One of the events we organized was a trip by all of the CBC members to Baltimore, where there was a high incidence of HIV/AIDS among African Americans. We visited an HIV/AIDS program at Johns Hopkins, a syringe exchange program, and a program serving women. We met with people living with HIV/AIDS and listened to their stories.

In the fall of 1998, Congressman Louis Stokes, Congresswoman Donna Christensen, and I met with Secretary Shalala again to discuss this crisis. We made the case that along with any declaration of a state of emergency, there had to be resources to address the crisis. The result of this meeting was the Minority AIDS Initiative, which supports HIV/AIDS prevention, testing and treatment in black, Latino, and other minority communities.

On October 28, 1998, the CBC held an event to roll-out the Minority AIDS Initiative. The event featured the participation of President Clinton, Secretary Shalala, Congressman Stokes, Congresswoman Christensen, myself, and representatives of HIV/AIDS organizations from around the country. At this "Roll-out," we announced that the Minority AIDS Initiative would receive an initial appropriation of $156 million in fiscal year 1999.

Since the establishment of the Minority AIDS Initiative, I have worked with my colleagues to expand the initiative to meet the tremendous need for HIV/AIDS prevention, treatment and services in the black community, as well as other minority communities. Every year, I circulate request letters to leaders of the House Appropriations Committee in support of funding for the initiative, and dozens of concerned Members of Congress sign these letters.

Funding for the Minority AIDS Initiative grew considerably during its first few years and then leveled off at approximately $400 million per year during the Bush Administration.

During the Obama Administration, funding has been limited by sequestration and budget caps, but we have continued to fight to expand it, and we have won modest increases. Because of our efforts, the Minority AIDS Initiative received $425 million in fiscal year 2015. That was despite the prevailing atmosphere of fiscal austerity.

After Congressman Stokes left Congress, I appointed Congresswoman Donna Christensen to be the Chair of the CBC's Health Braintrust. She served admirably in that position for sixteen years until she left Congress at the end of last year, providing strong, dedicated leadership on AIDS and other health disparities issues.

After Congresswoman Christensen left Congress, Congresswoman Robyn Kelly volunteered for the responsibility of becoming Chair of the CBC's Health Braintrust. In her new role, she has already traveled to the districts of several CBC members to witness the health disparities affecting our communities. When she came to my district last May, we met with AIDS activists, academics, and health providers and discussed the impact of HIV/AIDS on black Americans in Los Angeles.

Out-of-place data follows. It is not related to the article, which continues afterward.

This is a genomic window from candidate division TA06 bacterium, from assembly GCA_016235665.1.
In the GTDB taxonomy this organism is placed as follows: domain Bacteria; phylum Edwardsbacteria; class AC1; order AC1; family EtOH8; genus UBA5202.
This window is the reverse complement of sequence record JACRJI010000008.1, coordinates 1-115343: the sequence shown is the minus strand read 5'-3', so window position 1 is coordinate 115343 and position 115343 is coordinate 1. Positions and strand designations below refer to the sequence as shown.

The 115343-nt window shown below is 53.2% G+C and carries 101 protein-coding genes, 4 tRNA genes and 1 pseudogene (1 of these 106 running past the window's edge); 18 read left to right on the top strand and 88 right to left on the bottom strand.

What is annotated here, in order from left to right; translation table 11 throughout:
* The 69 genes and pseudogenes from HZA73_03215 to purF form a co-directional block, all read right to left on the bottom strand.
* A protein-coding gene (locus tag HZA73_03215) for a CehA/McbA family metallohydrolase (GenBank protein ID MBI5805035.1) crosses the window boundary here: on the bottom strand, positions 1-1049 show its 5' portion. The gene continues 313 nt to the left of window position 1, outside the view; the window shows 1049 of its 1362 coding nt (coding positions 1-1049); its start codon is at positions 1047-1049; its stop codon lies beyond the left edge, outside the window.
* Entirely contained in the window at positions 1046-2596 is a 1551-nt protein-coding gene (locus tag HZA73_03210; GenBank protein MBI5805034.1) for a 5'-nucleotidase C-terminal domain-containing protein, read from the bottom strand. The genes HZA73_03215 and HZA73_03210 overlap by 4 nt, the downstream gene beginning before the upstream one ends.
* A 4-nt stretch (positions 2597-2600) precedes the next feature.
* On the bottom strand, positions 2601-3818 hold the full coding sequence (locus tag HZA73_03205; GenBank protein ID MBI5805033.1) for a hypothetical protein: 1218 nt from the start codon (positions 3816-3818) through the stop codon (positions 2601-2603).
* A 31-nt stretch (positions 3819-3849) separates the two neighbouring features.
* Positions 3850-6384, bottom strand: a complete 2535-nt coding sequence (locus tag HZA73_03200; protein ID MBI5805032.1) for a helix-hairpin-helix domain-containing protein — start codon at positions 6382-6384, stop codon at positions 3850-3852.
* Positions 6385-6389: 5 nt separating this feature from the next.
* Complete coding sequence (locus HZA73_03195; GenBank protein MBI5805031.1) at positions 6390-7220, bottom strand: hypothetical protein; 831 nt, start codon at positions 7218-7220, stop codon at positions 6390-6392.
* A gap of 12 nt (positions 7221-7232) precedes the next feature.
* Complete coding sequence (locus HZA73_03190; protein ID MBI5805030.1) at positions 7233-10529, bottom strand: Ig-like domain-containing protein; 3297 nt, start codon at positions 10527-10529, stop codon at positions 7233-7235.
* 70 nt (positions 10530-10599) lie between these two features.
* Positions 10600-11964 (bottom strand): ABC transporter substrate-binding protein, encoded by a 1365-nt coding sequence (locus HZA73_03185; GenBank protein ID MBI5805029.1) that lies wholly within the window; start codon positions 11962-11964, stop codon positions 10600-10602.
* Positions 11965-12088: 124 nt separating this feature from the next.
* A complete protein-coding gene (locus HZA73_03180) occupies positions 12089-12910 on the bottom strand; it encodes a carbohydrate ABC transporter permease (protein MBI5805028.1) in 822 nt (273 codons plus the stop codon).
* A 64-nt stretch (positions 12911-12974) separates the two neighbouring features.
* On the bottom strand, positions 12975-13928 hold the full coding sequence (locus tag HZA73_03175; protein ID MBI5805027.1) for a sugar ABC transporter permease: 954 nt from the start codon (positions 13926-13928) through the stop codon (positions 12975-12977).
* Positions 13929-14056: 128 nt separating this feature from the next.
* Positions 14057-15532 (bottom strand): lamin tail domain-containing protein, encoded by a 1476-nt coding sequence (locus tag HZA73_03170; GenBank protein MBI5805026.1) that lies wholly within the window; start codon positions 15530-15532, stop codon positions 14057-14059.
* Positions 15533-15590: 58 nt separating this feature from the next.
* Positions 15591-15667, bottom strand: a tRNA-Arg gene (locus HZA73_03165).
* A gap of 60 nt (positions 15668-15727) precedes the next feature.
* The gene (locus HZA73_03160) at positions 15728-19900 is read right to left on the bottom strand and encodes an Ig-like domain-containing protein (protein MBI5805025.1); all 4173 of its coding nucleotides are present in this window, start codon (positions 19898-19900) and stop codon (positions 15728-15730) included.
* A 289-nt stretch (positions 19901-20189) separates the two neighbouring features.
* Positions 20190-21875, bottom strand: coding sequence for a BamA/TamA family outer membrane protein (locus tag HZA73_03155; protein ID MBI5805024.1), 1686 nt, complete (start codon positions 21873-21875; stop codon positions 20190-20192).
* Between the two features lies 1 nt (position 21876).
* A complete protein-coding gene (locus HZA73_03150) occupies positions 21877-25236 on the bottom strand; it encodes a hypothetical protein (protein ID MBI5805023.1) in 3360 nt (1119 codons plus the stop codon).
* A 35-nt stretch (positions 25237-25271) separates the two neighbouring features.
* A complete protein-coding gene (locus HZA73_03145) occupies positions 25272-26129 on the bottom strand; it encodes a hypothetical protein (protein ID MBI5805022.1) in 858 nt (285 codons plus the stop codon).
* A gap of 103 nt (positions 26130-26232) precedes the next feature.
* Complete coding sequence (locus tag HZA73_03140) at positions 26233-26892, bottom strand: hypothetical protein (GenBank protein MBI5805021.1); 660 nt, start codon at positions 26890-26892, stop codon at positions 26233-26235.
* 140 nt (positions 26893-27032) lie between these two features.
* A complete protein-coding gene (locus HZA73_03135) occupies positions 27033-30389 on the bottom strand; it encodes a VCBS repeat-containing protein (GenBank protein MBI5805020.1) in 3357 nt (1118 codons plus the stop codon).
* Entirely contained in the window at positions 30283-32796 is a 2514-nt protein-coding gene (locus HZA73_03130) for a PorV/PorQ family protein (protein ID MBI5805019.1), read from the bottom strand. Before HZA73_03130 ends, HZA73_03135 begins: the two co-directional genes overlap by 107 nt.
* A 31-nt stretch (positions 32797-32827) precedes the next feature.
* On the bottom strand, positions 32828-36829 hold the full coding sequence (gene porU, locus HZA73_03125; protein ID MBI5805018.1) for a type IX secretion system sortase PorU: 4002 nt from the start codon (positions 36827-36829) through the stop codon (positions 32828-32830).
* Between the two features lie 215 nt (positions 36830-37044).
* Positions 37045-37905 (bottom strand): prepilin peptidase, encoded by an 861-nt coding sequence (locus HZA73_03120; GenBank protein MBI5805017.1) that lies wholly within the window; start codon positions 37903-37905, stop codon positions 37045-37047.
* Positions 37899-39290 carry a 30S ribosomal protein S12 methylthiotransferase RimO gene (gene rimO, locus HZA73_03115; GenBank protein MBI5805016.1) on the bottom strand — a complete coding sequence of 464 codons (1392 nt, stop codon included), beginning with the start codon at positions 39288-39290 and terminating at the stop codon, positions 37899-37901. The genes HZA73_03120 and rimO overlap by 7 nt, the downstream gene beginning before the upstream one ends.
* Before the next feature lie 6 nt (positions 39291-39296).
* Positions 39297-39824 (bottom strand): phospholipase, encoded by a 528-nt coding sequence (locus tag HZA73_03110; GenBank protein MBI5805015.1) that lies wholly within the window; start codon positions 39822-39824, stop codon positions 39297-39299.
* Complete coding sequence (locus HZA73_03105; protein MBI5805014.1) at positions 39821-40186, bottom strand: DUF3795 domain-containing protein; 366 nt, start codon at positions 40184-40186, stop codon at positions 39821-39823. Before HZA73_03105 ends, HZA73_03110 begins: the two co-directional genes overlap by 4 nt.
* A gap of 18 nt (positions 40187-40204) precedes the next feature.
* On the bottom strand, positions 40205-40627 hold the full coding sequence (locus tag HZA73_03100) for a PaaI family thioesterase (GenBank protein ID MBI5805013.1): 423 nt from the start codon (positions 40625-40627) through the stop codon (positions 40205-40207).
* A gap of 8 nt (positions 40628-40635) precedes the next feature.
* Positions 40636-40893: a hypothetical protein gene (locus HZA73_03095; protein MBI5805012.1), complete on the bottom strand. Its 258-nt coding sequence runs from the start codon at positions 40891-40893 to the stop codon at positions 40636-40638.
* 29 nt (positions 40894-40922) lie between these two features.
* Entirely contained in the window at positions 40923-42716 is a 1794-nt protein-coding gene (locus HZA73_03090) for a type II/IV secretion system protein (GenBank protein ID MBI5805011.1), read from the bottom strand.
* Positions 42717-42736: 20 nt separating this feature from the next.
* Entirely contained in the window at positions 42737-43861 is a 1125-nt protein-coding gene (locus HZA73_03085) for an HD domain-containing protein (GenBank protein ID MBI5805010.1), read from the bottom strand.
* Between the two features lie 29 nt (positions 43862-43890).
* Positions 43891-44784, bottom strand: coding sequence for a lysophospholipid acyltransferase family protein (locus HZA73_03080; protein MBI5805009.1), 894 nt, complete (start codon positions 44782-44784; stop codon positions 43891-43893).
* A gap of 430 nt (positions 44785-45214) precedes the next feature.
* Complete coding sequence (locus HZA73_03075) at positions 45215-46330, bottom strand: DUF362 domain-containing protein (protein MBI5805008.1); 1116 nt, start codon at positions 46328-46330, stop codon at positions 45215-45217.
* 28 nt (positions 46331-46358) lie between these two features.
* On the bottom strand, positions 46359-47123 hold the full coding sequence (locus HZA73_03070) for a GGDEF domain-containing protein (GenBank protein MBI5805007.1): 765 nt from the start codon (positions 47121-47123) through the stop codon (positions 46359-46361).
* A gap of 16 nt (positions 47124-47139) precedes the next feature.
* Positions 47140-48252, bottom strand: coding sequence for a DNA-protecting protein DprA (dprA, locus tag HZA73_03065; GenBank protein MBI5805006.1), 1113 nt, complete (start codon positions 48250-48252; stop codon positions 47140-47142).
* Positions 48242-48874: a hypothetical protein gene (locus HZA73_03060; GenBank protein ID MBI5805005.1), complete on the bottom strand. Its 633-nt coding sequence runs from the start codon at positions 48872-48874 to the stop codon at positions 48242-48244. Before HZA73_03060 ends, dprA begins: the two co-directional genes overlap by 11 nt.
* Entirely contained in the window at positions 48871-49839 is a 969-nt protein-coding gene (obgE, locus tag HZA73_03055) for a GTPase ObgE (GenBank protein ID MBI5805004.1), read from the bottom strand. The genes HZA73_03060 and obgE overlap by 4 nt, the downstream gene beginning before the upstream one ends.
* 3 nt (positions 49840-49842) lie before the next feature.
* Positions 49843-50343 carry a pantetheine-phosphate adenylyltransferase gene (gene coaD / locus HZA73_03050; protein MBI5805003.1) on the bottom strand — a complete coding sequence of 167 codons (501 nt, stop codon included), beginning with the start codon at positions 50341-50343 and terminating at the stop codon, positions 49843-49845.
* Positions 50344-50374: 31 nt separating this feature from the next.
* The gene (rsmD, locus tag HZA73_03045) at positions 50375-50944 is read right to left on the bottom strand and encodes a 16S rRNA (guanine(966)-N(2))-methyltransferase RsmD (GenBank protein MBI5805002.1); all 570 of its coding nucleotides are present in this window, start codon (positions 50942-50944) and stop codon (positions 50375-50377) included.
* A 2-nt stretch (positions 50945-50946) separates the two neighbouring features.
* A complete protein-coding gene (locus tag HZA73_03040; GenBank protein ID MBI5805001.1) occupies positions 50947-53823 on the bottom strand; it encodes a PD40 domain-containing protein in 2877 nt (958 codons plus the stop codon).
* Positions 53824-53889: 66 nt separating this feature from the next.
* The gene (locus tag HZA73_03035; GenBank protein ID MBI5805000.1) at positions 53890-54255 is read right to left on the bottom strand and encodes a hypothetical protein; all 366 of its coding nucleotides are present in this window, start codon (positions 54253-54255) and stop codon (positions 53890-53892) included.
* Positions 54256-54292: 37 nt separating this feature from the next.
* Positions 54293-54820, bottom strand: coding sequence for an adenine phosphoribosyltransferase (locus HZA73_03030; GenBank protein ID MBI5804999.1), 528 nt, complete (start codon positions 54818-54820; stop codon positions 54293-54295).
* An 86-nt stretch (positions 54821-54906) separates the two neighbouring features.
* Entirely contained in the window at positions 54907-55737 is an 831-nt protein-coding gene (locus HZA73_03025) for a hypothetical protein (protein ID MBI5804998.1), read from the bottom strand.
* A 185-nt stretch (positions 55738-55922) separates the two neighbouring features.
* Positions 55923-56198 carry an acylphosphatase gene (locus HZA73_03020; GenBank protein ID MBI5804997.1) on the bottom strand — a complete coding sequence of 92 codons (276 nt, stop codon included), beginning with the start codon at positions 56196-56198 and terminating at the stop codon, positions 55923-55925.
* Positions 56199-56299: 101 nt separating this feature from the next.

On March 26th of this year, I sent a letter to the leaders of the House Appropriations Committee requesting an appropriation of $610 million for the Minority AIDS Initiative in fiscal year 2016, and 66 Members of Congress signed my letter.

So you can imagine my shock when I learned in June that the Senate Appropriations Committee recommended that funding for the Minority AIDS Initiative be cut by $61 million and that the Secretary's Minority AIDS Initiative Fund be completely eliminated.

These cuts are absolutely unacceptable.

In 1997, the year before the Minority AIDS Initiative was established, racial and ethnic minorities constituted a majority of the deaths among people with AIDS. Today, while the total number of deaths among people with AIDS has fallen, minorities still constitute the majority of those deaths. Racial and ethnic minorities also constitute a majority of new HIV infections and a majority of people living with HIV/AIDS. Indeed, the rate of new HIV infections among blacks is about 8 times that of whites, and the rate among Latinos is about 3 times that of whites. In 2010, blacks alone accounted for almost half of the deaths among people with HIV.

Clearly, the lives of blacks, Latinos, and other minorities disproportionately impacted by HIV/AIDS are still at great risk, and we cannot afford to let the Minority AIDS Initiative be decimated.

Congresswoman Robyn Kelly and I are planning to send a letter to the President urging him to veto any bill that includes these cuts. Furthermore, we are going to do everything we can to fight these cuts and protect the lives of minorities living with this dreadful disease!

So Black Lives Matter may have been intended to become a call to action on police brutality -- focused on the killing of young unarmed black men. However, the brilliant defining of our resistance to disrespect and oppression in these three simple words has expanded to inspire and motive action in all aspects of our lives."

Hadiyah Charles is a passionate health policy advocate with a deep understanding of regulatory and legislative policy analysis and community engagement.


Copyright © 2015 Remedy Health Media, LLC. All rights reserved.